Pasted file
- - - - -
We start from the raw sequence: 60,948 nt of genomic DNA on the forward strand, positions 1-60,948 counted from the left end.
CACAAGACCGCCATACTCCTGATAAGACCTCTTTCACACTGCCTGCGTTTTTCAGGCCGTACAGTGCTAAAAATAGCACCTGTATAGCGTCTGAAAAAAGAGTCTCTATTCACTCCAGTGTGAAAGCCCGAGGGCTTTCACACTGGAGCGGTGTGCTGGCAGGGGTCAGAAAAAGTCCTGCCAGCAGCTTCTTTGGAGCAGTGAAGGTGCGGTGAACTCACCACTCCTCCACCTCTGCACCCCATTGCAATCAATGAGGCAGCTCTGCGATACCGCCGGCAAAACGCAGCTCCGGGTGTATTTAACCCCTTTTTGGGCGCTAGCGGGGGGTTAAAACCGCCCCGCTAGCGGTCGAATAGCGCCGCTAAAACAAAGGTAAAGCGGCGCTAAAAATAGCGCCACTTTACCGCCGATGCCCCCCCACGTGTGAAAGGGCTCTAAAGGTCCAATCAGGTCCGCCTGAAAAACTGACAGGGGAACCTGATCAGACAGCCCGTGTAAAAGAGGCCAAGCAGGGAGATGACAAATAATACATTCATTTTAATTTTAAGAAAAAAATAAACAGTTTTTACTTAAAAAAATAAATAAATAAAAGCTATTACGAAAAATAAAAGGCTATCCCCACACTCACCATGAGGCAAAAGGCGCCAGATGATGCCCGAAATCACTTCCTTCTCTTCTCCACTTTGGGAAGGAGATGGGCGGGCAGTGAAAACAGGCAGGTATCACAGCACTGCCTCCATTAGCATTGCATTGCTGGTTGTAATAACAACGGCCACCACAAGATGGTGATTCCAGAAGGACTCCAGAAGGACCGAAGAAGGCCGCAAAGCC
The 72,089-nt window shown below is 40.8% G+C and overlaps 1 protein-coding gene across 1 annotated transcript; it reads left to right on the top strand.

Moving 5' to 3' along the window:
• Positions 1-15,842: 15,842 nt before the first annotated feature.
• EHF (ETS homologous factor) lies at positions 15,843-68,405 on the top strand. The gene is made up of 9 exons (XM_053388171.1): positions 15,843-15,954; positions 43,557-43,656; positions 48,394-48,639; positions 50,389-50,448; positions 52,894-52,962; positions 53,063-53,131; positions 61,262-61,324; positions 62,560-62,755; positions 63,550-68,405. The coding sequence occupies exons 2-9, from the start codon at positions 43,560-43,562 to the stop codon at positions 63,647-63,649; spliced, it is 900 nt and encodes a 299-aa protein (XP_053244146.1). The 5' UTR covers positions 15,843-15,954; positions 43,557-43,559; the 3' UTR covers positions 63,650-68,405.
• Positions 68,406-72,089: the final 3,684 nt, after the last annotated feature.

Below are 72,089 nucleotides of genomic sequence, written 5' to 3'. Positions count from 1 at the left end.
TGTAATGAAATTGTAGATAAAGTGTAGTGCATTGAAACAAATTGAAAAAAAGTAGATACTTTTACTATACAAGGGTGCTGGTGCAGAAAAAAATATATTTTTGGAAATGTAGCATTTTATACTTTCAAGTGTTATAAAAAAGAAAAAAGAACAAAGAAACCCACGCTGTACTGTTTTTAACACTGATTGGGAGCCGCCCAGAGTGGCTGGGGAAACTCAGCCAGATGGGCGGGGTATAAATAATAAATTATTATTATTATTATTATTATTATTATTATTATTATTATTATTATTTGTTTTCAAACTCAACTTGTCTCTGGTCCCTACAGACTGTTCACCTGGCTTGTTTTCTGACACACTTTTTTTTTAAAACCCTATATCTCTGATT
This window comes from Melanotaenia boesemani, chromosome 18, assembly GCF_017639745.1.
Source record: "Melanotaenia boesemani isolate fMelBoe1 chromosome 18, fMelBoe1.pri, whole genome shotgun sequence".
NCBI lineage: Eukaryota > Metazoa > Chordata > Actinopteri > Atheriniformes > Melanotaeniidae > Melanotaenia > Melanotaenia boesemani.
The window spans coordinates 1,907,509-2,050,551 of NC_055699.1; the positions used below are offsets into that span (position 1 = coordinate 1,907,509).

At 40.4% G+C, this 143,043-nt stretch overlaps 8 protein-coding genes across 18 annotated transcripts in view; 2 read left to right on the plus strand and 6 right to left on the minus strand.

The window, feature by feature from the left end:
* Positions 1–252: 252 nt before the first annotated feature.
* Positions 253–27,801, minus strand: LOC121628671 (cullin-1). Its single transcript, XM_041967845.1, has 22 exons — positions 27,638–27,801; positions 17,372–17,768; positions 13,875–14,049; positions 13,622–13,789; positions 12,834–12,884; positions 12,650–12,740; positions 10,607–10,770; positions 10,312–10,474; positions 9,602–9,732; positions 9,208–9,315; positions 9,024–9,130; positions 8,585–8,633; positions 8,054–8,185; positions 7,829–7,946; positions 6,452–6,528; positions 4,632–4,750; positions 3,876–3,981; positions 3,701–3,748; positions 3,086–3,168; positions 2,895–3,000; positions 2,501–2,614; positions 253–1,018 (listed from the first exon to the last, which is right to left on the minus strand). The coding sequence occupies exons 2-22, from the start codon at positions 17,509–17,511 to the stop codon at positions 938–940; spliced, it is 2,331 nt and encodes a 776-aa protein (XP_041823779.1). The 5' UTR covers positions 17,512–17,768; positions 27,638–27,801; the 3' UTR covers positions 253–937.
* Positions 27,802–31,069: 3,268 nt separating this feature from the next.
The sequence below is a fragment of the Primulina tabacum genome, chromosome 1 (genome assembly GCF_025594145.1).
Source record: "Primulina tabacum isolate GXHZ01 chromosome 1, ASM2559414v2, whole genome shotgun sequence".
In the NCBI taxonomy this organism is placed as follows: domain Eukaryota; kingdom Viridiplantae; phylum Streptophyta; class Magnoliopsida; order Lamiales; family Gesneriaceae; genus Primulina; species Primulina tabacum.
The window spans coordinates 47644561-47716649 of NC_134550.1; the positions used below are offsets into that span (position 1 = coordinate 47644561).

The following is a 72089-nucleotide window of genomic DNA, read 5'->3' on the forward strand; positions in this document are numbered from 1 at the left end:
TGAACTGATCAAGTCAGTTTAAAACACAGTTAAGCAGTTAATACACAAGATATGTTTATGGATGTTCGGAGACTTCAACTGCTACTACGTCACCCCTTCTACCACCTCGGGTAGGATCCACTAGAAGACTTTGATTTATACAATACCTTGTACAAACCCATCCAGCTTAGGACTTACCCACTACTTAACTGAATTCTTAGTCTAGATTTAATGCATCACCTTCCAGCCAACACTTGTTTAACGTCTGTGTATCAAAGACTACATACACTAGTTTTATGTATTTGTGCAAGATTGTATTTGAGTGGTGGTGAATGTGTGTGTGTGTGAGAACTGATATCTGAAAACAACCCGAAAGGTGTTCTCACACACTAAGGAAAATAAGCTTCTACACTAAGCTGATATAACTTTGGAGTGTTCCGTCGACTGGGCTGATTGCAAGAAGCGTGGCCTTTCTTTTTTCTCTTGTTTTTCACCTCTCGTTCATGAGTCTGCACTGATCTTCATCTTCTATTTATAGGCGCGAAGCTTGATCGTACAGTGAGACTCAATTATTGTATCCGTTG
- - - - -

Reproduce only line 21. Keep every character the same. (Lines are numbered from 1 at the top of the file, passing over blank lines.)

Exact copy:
In the NCBI taxonomy this organism is placed as follows: domain Eukaryota; kingdom Viridiplantae; phylum Streptophyta; class Magnoliopsida; order Lamiales; family Gesneriaceae; genus Primulina; species Primulina tabacum.